We will take you to some of the weirdest sites across the world that are open to tourists and are sure to take your breath away. Make sure you have these in your bucket list for your love from the planet.
1. Salar de Uyuni
Bolivia is home to Salar de Uyuni, the largest salt flat in the world, a place that is a surprise to pore over. A glorious hit with nature and travel shutterbugs from all over the world, this one merits to be in your bucket list, mainly on Earth Day.
2. Lamayuru, India
While the Himalayas are full of wonders, the mountains of Ladakh are home to the wonder that is Lamayuru. The region is also known as ‘Moon Land’, owing to its terrain that bears a striking resemblance to the surface of the Moon! Yes, you have to visit it to believe it. It is also home to one of the oldest Buddhist monasteries in the region.
3. Slope Point, New Zealand
This is the southernmost point of New Zealand and can be accessed only via an hour’s walk. It is a place lined with rugged cliffs that are a treat to explore, but what will leave you startled is the fact that all the trees and sparse vegetation here are inclined in just one direction. Reason being the strong Antarctic winds that make them swing in one direction all year!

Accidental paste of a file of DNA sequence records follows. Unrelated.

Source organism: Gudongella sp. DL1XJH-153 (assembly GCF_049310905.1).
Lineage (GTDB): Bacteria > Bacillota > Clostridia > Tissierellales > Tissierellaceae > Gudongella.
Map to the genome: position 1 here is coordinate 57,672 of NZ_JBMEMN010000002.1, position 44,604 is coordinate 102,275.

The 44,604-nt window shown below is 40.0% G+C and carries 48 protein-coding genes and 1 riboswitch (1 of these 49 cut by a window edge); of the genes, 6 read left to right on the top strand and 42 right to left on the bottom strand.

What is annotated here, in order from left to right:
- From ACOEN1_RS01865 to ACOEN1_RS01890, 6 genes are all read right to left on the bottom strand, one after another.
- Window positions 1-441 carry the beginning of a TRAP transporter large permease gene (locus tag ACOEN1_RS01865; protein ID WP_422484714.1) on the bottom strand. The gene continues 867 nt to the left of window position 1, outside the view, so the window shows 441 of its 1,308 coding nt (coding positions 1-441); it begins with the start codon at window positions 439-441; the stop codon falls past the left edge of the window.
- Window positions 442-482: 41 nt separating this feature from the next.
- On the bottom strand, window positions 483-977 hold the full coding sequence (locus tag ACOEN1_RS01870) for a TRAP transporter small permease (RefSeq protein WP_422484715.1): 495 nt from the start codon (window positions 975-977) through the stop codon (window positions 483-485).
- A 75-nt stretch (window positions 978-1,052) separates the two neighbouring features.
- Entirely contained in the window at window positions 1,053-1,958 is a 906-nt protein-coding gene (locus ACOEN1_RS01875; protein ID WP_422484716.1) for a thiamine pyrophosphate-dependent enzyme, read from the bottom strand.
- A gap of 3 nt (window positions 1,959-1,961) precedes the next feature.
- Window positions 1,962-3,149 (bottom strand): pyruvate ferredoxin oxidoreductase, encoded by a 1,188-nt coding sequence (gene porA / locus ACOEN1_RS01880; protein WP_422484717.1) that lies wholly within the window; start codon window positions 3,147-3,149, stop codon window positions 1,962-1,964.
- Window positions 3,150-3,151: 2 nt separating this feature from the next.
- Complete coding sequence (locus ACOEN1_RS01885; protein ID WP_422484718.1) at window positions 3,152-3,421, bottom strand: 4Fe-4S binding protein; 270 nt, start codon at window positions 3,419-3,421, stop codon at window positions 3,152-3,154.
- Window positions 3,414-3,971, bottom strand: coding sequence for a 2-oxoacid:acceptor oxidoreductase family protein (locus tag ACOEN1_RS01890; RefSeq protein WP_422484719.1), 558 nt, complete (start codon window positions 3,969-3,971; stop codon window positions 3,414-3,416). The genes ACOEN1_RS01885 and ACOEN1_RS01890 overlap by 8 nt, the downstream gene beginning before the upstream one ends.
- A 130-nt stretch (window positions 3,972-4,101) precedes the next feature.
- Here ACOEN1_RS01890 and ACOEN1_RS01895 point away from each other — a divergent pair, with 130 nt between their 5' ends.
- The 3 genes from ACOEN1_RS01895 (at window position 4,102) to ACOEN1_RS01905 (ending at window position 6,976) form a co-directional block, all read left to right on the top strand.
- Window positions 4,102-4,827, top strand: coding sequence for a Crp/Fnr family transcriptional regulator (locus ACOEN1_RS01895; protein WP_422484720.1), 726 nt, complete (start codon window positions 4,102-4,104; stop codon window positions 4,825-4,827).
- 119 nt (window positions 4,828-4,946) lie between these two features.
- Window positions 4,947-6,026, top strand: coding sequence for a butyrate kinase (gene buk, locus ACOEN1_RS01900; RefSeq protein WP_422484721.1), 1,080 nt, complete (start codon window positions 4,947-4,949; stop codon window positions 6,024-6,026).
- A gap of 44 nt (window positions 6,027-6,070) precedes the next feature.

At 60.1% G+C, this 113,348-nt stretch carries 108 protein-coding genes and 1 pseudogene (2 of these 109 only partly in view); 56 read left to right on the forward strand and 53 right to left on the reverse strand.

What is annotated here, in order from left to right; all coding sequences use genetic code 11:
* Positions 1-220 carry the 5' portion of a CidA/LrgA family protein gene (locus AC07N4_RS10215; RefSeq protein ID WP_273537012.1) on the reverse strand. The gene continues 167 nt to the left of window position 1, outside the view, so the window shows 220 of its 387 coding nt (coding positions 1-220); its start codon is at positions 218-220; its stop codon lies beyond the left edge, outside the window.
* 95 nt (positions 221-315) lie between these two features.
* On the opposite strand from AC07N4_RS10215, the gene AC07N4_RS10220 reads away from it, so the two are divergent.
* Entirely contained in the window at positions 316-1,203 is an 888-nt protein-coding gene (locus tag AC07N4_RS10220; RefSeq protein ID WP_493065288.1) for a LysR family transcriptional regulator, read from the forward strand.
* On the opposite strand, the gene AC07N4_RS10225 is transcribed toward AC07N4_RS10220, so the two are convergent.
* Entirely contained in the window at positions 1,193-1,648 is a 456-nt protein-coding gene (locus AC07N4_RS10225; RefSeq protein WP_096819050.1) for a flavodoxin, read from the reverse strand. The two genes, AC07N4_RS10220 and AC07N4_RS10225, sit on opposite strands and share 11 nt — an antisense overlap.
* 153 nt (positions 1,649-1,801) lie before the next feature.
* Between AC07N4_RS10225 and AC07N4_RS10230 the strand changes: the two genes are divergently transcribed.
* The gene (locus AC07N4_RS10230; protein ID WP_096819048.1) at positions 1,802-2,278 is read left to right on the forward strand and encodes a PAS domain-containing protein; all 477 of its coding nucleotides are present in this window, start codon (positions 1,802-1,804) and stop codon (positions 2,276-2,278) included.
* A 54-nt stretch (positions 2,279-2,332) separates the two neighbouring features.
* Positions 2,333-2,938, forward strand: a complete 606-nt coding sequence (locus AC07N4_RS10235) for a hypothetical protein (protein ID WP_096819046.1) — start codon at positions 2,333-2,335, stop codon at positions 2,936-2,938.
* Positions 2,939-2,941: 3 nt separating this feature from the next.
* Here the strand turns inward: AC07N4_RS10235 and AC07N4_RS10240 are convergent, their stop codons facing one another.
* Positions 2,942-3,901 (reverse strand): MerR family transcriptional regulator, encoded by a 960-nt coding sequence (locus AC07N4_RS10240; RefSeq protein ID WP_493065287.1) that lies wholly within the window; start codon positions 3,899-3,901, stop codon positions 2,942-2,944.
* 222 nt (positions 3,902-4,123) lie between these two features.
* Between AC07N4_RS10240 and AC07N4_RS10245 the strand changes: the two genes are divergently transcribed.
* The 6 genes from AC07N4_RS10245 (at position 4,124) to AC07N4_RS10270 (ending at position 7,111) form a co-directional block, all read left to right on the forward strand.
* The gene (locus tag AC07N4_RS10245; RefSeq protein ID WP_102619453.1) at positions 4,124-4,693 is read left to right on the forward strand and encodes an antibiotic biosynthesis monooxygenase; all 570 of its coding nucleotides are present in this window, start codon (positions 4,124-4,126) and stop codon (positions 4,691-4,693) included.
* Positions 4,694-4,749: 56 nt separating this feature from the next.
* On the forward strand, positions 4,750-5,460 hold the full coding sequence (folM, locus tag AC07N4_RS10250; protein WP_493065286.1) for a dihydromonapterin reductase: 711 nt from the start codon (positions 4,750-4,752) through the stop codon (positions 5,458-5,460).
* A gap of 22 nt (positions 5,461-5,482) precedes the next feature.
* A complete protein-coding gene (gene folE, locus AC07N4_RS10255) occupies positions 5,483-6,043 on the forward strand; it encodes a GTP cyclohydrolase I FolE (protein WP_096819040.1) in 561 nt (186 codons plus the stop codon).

4. Silfra Rift, Iceland
Iceland’s Þingvellir National Park is home to a treasure that deserves a definite place in this list for the Earth Day. It marks the tectonic boundary between the Eurasian and North American plates and is a very popular diving site too. The water here is fed by a glacier and is starkly clear, and is a charm to explore underwater.
5. Painted Hills, Oregon
A really interesting and unexpected sight for first-time visitors, Oregon’s Painted Hills look more like a manmade sensation. The soil here is formed of mudstone, siltstone, shale and lignite, presenting a hue of variations to the landscape around. A must-visit if you are wherever in the region.
6. Vaadhoo Island, Maldives
7. Crystal Cave, Mexico
This is one for the thrill-seekers for visiting Mexico’s Crystal Cave is an experience unlike any other. It is set at a depth of some 300 m and is connected to the Naica Mine and is home to some of the largest natural crystals to be ever found to the planet. One of the crystals found here weighed a massive 55 tonnes! Imagine.